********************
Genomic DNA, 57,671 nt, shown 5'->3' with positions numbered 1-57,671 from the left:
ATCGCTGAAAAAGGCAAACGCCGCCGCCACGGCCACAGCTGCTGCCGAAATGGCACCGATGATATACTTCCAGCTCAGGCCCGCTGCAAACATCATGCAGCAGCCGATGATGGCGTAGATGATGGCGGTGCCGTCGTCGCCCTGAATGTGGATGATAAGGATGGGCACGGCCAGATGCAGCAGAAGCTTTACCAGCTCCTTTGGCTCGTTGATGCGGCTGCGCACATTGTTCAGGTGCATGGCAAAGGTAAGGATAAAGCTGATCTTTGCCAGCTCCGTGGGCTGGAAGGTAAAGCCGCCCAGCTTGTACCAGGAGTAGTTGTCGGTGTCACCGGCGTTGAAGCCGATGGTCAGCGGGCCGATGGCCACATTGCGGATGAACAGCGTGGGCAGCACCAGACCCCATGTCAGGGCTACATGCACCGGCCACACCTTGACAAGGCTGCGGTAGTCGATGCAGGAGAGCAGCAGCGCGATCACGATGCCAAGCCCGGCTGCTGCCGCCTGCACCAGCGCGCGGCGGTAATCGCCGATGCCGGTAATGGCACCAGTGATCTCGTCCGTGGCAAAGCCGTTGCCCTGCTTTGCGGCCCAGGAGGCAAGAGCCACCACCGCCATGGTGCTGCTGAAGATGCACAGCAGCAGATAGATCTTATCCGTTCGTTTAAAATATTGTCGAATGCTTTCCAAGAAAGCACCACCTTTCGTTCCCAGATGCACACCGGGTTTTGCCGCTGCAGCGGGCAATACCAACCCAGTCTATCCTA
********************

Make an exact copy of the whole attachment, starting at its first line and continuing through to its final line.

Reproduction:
Genomic DNA, 57,671 nt, shown 5'->3' with positions numbered 1-57,671 from the left:
ATCGCTGAAAAAGGCAAACGCCGCCGCCACGGCCACAGCTGCTGCCGAAATGGCACCGATGATATACTTCCAGCTCAGGCCCGCTGCAAACATCATGCAGCAGCCGATGATGGCGTAGATGATGGCGGTGCCGTCGTCGCCCTGAATGTGGATGATAAGGATGGGCACGGCCAGATGCAGCAGAAGCTTTACCAGCTCCTTTGGCTCGTTGATGCGGCTGCGCACATTGTTCAGGTGCATGGCAAAGGTAAGGATAAAGCTGATCTTTGCCAGCTCCGTGGGCTGGAAGGTAAAGCCGCCCAGCTTGTACCAGGAGTAGTTGTCGGTGTCACCGGCGTTGAAGCCGATGGTCAGCGGGCCGATGGCCACATTGCGGATGAACAGCGTGGGCAGCACCAGACCCCATGTCAGGGCTACATGCACCGGCCACACCTTGACAAGGCTGCGGTAGTCGATGCAGGAGAGCAGCAGCGCGATCACGATGCCAAGCCCGGCTGCTGCCGCCTGCACCAGCGCGCGGCGGTAATCGCCGATGCCGGTAATGGCACCAGTGATCTCGTCCGTGGCAAAGCCGTTGCCCTGCTTTGCGGCCCAGGAGGCAAGAGCCACCACCGCCATGGTGCTGCTGAAGATGCACAGCAGCAGATAGATCTTATCCGTTCGTTTAAAATATTGTCGAATGCTTTCCAAGAAAGCACCACCTTTCGTTCCCAGATGCACACCGGGTTTTGCCGCTGCAGCGGGCAATACCAACCCAGTCTATCCTA